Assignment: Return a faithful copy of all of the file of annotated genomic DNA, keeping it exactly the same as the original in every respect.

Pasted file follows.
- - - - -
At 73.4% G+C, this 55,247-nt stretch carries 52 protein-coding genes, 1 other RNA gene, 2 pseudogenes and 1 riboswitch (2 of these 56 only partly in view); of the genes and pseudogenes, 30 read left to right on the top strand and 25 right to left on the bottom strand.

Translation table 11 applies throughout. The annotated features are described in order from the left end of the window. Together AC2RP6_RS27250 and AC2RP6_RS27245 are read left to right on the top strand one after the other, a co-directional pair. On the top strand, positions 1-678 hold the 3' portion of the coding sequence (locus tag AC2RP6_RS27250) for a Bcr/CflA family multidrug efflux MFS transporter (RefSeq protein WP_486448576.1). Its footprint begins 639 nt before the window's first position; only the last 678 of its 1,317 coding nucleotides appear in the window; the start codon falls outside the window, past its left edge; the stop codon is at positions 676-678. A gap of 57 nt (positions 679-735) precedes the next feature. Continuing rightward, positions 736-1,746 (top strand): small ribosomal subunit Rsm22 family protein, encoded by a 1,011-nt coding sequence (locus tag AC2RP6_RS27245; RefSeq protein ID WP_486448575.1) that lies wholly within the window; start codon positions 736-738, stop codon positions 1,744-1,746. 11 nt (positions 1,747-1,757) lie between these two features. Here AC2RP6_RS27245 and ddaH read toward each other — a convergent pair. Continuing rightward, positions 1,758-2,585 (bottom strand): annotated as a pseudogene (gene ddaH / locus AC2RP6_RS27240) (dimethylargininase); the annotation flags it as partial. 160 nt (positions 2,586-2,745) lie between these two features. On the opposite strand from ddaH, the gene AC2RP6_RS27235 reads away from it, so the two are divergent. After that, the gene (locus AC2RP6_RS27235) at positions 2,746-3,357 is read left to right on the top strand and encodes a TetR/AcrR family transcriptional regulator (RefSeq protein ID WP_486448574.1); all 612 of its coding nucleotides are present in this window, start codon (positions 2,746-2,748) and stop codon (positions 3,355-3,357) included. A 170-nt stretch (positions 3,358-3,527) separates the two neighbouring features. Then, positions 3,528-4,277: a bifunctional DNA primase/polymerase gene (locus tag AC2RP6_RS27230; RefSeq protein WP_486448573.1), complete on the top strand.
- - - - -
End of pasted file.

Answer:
At 73.4% G+C, this 55,247-nt stretch carries 52 protein-coding genes, 1 other RNA gene, 2 pseudogenes and 1 riboswitch (2 of these 56 only partly in view); of the genes and pseudogenes, 30 read left to right on the top strand and 25 right to left on the bottom strand.

Translation table 11 applies throughout. The annotated features are described in order from the left end of the window. Together AC2RP6_RS27250 and AC2RP6_RS27245 are read left to right on the top strand one after the other, a co-directional pair. On the top strand, positions 1-678 hold the 3' portion of the coding sequence (locus tag AC2RP6_RS27250) for a Bcr/CflA family multidrug efflux MFS transporter (RefSeq protein WP_486448576.1). Its footprint begins 639 nt before the window's first position; only the last 678 of its 1,317 coding nucleotides appear in the window; the start codon falls outside the window, past its left edge; the stop codon is at positions 676-678. A gap of 57 nt (positions 679-735) precedes the next feature. Continuing rightward, positions 736-1,746 (top strand): small ribosomal subunit Rsm22 family protein, encoded by a 1,011-nt coding sequence (locus tag AC2RP6_RS27245; RefSeq protein ID WP_486448575.1) that lies wholly within the window; start codon positions 736-738, stop codon positions 1,744-1,746. 11 nt (positions 1,747-1,757) lie between these two features. Here AC2RP6_RS27245 and ddaH read toward each other — a convergent pair. Continuing rightward, positions 1,758-2,585 (bottom strand): annotated as a pseudogene (gene ddaH / locus AC2RP6_RS27240) (dimethylargininase); the annotation flags it as partial. 160 nt (positions 2,586-2,745) lie between these two features. On the opposite strand from ddaH, the gene AC2RP6_RS27235 reads away from it, so the two are divergent. After that, the gene (locus AC2RP6_RS27235) at positions 2,746-3,357 is read left to right on the top strand and encodes a TetR/AcrR family transcriptional regulator (RefSeq protein ID WP_486448574.1); all 612 of its coding nucleotides are present in this window, start codon (positions 2,746-2,748) and stop codon (positions 3,355-3,357) included. A 170-nt stretch (positions 3,358-3,527) separates the two neighbouring features. Then, positions 3,528-4,277: a bifunctional DNA primase/polymerase gene (locus tag AC2RP6_RS27230; RefSeq protein WP_486448573.1), complete on the top strand.